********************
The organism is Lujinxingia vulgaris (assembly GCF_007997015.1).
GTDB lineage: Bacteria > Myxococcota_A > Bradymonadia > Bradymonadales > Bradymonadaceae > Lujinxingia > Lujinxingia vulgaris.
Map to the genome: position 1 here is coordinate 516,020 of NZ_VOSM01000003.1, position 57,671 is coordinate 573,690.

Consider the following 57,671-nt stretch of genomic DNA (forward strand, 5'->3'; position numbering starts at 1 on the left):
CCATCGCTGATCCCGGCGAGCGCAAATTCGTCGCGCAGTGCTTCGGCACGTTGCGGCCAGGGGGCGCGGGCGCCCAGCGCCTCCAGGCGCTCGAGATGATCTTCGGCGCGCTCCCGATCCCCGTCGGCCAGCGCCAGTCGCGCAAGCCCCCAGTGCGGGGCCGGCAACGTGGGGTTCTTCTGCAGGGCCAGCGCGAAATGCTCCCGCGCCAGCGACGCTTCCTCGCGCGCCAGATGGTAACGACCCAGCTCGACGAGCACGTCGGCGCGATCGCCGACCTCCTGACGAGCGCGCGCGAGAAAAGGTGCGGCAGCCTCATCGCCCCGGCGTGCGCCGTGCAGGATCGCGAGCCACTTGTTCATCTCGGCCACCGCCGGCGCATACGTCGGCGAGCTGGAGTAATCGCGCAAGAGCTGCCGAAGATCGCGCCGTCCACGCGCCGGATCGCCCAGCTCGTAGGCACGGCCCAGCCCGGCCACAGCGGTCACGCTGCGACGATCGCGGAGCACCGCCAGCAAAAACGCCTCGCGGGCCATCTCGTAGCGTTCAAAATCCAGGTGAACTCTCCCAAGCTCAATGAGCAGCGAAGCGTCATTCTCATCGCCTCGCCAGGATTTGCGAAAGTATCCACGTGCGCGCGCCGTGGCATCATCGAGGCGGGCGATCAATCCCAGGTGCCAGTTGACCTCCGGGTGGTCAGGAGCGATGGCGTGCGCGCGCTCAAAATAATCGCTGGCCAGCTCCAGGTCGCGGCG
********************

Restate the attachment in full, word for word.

The organism is Lujinxingia vulgaris (assembly GCF_007997015.1).
GTDB lineage: Bacteria > Myxococcota_A > Bradymonadia > Bradymonadales > Bradymonadaceae > Lujinxingia > Lujinxingia vulgaris.
Map to the genome: position 1 here is coordinate 516,020 of NZ_VOSM01000003.1, position 57,671 is coordinate 573,690.

Consider the following 57,671-nt stretch of genomic DNA (forward strand, 5'->3'; position numbering starts at 1 on the left):
CCATCGCTGATCCCGGCGAGCGCAAATTCGTCGCGCAGTGCTTCGGCACGTTGCGGCCAGGGGGCGCGGGCGCCCAGCGCCTCCAGGCGCTCGAGATGATCTTCGGCGCGCTCCCGATCCCCGTCGGCCAGCGCCAGTCGCGCAAGCCCCCAGTGCGGGGCCGGCAACGTGGGGTTCTTCTGCAGGGCCAGCGCGAAATGCTCCCGCGCCAGCGACGCTTCCTCGCGCGCCAGATGGTAACGACCCAGCTCGACGAGCACGTCGGCGCGATCGCCGACCTCCTGACGAGCGCGCGCGAGAAAAGGTGCGGCAGCCTCATCGCCCCGGCGTGCGCCGTGCAGGATCGCGAGCCACTTGTTCATCTCGGCCACCGCCGGCGCATACGTCGGCGAGCTGGAGTAATCGCGCAAGAGCTGCCGAAGATCGCGCCGTCCACGCGCCGGATCGCCCAGCTCGTAGGCACGGCCCAGCCCGGCCACAGCGGTCACGCTGCGACGATCGCGGAGCACCGCCAGCAAAAACGCCTCGCGGGCCATCTCGTAGCGTTCAAAATCCAGGTGAACTCTCCCAAGCTCAATGAGCAGCGAAGCGTCATTCTCATCGCCTCGCCAGGATTTGCGAAAGTATCCACGTGCGCGCGCCGTGGCATCATCGAGGCGGGCGATCAATCCCAGGTGCCAGTTGACCTCCGGGTGGTCAGGAGCGATGGCGTGCGCGCGCTCAAAATAATCGCTGGCCAGCTCCAGGTCGCGGCG